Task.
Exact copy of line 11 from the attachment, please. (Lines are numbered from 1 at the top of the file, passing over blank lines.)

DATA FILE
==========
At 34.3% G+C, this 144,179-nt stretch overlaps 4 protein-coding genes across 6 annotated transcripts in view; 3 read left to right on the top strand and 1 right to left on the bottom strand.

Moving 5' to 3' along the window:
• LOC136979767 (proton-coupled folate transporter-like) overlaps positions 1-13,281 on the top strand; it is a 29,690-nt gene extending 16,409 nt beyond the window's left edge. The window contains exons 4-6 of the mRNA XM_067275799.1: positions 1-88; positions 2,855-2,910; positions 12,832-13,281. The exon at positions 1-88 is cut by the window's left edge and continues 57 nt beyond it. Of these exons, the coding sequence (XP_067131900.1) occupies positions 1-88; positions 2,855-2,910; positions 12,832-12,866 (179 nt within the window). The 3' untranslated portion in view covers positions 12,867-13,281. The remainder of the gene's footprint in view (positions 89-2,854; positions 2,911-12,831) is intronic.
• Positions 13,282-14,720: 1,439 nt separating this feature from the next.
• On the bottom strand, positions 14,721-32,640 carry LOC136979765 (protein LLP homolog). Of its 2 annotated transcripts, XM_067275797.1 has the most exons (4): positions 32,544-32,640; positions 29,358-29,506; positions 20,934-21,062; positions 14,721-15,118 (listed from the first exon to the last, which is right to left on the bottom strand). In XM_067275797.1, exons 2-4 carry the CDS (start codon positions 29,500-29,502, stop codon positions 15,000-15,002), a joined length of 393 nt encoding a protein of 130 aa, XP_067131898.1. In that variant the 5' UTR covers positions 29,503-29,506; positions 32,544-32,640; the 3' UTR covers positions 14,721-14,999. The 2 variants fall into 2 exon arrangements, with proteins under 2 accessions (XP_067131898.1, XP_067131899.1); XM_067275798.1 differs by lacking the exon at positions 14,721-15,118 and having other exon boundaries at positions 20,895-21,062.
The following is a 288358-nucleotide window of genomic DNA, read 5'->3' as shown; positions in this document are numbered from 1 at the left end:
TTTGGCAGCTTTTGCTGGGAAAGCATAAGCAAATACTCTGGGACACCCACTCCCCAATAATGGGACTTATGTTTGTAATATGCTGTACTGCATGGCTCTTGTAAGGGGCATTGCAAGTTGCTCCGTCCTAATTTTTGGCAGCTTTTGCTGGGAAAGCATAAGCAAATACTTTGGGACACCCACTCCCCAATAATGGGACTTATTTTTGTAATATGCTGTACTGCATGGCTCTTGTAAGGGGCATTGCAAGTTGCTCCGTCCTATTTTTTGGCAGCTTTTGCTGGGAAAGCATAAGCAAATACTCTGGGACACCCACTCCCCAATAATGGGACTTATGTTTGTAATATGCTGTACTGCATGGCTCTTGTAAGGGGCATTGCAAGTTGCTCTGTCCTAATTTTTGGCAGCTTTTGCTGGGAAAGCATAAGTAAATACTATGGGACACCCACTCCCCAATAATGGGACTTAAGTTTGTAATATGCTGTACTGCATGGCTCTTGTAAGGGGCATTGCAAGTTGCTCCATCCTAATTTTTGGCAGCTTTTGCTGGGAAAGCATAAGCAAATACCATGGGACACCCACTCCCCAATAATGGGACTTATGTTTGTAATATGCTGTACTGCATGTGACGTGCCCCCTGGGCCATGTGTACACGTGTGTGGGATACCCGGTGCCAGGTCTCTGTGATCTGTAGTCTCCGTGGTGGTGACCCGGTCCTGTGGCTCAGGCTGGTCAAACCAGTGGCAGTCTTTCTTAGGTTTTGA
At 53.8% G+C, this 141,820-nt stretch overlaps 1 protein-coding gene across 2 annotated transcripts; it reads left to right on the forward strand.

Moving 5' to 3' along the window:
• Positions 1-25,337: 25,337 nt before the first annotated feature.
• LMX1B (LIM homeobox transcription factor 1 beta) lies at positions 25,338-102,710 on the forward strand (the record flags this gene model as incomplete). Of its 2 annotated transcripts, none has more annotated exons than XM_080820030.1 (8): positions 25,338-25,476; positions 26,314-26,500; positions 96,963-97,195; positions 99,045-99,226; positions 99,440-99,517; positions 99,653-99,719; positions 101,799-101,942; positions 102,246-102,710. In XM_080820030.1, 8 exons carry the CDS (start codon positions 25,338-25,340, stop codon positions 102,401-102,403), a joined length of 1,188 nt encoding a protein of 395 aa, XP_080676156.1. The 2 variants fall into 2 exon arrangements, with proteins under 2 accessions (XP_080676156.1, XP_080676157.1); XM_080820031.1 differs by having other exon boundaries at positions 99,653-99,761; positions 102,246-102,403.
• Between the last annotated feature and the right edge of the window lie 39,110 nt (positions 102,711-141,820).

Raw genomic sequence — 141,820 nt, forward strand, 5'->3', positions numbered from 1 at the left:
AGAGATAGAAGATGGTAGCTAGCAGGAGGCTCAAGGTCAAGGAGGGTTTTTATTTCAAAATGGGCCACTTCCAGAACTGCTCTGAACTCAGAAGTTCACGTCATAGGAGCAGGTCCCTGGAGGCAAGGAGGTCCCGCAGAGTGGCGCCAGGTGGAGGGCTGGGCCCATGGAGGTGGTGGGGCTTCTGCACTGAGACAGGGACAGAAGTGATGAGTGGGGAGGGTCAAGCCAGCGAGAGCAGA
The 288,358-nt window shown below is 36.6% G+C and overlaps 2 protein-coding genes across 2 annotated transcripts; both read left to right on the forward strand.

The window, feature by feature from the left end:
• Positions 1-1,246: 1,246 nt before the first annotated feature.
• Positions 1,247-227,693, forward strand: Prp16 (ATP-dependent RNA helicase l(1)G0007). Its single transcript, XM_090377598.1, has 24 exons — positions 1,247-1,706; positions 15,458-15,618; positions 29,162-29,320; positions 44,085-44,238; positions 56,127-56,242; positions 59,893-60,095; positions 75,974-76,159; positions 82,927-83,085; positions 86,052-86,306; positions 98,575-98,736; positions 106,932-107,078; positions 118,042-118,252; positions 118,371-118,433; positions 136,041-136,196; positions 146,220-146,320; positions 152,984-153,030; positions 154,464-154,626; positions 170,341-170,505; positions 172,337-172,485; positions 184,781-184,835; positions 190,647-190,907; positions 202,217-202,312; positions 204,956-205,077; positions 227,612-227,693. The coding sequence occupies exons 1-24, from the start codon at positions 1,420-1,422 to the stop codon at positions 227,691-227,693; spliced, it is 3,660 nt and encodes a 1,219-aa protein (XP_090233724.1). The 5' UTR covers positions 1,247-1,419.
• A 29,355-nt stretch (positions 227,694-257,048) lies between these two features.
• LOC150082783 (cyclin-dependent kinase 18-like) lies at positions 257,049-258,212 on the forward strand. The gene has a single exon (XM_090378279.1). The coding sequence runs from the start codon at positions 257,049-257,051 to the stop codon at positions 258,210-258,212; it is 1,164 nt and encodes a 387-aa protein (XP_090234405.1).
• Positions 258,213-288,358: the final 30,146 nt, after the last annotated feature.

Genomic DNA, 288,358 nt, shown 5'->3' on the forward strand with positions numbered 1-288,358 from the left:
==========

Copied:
• LMX1B (LIM homeobox transcription factor 1 beta) lies at positions 25,338-102,710 on the forward strand (the record flags this gene model as incomplete). Of its 2 annotated transcripts, none has more annotated exons than XM_080820030.1 (8): positions 25,338-25,476; positions 26,314-26,500; positions 96,963-97,195; positions 99,045-99,226; positions 99,440-99,517; positions 99,653-99,719; positions 101,799-101,942; positions 102,246-102,710. In XM_080820030.1, 8 exons carry the CDS (start codon positions 25,338-25,340, stop codon positions 102,401-102,403), a joined length of 1,188 nt encoding a protein of 395 aa, XP_080676156.1. The 2 variants fall into 2 exon arrangements, with proteins under 2 accessions (XP_080676156.1, XP_080676157.1); XM_080820031.1 differs by having other exon boundaries at positions 99,653-99,761; positions 102,246-102,403.